Adam Dyer

To my Readers: What’s you’re percentage?  There is no scientific test for this.  This is a question for your heart and only you can tell for sure.  You might not ever want to act on it and it doesn’t define who you are but if you ever looked at someone of the same sex and found them attractive, I’d say give yourself 2% and celebrate…because you’re probably 100% normal…whatever that is.

Happy Birthday

Today is the 50th Anniversary of the March on Washington for Jobs and Freedom.  It was a pivotal day in the history of the Civil Rights movement in America.  Although it had been conceived before (reference is made in the film Brother Outsider to a plan in the 1940’s for a march of this nature) it was the first time any demonstration of this magnitude had ever come together in this country.  A mixing of races and religions and economic backgrounds came together and stood united in demonstration of the need for change for one specific demographic sector…black people.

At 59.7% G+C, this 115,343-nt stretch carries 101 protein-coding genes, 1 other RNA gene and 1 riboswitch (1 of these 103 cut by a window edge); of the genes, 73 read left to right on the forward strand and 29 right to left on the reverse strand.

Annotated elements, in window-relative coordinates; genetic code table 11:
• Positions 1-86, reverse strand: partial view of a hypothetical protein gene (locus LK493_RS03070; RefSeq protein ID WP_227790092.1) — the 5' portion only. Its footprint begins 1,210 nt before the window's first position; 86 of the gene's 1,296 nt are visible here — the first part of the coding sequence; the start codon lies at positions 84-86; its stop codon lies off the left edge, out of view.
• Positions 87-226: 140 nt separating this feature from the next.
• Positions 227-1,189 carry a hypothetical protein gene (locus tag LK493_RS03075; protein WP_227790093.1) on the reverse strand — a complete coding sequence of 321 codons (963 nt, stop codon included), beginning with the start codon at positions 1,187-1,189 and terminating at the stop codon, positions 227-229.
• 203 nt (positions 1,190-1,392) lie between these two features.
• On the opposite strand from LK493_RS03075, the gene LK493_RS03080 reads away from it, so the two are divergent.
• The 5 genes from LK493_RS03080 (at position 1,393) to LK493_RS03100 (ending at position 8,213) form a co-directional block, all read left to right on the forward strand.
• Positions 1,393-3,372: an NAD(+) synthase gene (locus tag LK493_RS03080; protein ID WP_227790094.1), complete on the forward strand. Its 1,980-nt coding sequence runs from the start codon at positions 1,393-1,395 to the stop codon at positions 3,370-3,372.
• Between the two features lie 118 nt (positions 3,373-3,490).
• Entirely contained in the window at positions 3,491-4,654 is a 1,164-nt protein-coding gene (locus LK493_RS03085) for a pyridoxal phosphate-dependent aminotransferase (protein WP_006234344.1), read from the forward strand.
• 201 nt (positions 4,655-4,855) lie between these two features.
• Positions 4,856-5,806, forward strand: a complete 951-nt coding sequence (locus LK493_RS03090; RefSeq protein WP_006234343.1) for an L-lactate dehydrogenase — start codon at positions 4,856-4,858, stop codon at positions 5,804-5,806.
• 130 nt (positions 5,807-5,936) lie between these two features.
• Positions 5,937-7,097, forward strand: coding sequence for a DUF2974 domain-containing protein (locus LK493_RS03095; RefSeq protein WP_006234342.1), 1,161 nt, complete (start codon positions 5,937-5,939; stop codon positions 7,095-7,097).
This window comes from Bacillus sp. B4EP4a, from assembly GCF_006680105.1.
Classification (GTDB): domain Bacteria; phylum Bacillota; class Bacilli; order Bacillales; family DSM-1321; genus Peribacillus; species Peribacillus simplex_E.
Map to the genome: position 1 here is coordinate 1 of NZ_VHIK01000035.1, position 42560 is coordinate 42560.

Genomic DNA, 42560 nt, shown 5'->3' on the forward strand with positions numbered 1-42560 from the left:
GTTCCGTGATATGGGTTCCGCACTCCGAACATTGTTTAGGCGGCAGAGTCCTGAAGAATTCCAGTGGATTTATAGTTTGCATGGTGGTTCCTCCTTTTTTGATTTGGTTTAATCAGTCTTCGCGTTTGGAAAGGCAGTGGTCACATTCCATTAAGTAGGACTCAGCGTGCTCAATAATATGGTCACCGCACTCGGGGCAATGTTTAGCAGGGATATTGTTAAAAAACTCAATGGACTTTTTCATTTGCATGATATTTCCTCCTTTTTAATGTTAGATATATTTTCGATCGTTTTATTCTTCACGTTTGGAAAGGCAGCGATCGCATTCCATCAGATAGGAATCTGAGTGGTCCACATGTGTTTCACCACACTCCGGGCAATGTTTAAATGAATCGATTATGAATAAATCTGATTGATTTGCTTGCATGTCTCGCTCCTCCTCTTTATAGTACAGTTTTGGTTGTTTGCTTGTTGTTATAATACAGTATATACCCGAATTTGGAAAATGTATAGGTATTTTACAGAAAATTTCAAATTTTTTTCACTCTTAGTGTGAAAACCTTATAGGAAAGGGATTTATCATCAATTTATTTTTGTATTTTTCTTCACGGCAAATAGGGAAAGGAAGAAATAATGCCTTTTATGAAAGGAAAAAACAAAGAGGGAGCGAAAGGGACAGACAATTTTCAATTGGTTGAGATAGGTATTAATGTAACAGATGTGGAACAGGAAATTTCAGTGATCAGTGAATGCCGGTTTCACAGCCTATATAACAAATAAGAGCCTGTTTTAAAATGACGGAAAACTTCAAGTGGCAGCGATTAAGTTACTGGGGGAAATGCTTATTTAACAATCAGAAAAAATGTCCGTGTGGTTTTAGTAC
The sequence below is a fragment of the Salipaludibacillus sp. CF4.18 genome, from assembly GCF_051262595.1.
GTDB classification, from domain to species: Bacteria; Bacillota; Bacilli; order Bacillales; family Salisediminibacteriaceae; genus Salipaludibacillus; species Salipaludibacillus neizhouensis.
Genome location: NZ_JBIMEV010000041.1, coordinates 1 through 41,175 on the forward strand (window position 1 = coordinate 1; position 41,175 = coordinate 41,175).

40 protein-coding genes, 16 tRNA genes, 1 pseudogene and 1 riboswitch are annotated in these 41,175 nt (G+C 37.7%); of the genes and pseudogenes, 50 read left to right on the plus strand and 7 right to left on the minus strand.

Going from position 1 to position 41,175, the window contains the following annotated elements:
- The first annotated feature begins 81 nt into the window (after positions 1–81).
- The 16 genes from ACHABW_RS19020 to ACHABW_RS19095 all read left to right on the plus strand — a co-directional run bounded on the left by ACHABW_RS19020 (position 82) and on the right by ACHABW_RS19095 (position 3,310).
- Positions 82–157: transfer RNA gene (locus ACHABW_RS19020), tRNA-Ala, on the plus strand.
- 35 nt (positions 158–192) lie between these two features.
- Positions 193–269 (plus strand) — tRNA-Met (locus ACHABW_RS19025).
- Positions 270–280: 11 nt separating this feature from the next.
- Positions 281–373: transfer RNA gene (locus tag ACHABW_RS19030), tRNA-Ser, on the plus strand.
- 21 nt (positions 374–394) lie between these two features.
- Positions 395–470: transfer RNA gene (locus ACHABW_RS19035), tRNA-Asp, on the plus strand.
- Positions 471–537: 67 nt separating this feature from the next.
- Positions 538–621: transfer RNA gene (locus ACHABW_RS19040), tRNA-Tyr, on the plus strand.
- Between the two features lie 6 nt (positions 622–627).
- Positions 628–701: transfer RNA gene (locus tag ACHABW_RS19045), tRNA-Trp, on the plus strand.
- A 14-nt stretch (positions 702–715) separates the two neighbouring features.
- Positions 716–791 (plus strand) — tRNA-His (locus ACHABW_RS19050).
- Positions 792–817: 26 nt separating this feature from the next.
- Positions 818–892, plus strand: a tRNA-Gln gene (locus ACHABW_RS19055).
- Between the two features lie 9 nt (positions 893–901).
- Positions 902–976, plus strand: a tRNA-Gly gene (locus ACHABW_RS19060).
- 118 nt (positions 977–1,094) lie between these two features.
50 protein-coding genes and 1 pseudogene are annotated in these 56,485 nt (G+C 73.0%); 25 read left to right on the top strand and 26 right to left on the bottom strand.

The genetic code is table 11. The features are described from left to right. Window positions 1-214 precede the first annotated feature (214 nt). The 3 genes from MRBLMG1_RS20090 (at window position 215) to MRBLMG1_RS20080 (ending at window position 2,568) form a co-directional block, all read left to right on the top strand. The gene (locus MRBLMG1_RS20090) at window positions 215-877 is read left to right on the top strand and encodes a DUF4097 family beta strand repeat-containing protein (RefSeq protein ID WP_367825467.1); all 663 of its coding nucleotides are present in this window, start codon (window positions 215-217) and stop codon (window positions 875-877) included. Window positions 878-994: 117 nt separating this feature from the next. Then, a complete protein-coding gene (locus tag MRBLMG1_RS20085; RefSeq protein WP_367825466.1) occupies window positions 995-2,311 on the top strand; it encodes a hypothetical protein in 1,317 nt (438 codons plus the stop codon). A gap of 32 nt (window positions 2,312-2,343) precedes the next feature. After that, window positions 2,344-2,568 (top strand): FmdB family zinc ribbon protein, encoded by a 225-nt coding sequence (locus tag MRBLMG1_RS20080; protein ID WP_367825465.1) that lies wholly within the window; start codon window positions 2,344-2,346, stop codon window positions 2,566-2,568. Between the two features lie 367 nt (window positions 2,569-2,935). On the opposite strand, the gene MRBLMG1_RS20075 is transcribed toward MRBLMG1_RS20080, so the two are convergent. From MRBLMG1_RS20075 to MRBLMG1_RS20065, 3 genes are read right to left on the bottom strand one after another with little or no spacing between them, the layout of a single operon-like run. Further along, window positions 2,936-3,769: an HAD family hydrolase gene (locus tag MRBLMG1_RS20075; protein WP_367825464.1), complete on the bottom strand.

These kinds of demonstrations aren’t so simple now.  As we progressed from the era of fighting for the rights of one marginalized population, other groups began to find their voices in the song of freedom.  Women, Gays and Lesbians, Latinos, Asian Americans, people with disabilities, Jews, Muslims, Atheists.  But eventually people started to realize as well that they weren’t just part of one group.  We used to joke (before political correctness) that if you were a black Jewish lesbian in a wheelchair, you had the ultimate minority status.  But we don’t make those jokes anymore; in fact, we are starting to see the value of recognizing what a black, Jewish, disabled lesbian would represent in the mix.  She would represent the degree to which we all sit at intersections of cultures, demographics and social standings.  Each of us has privilege; each of us has disadvantage.  The Civil Rights Movement ushered in an age of self identity that has now culminated in all of us finding multiple self identities.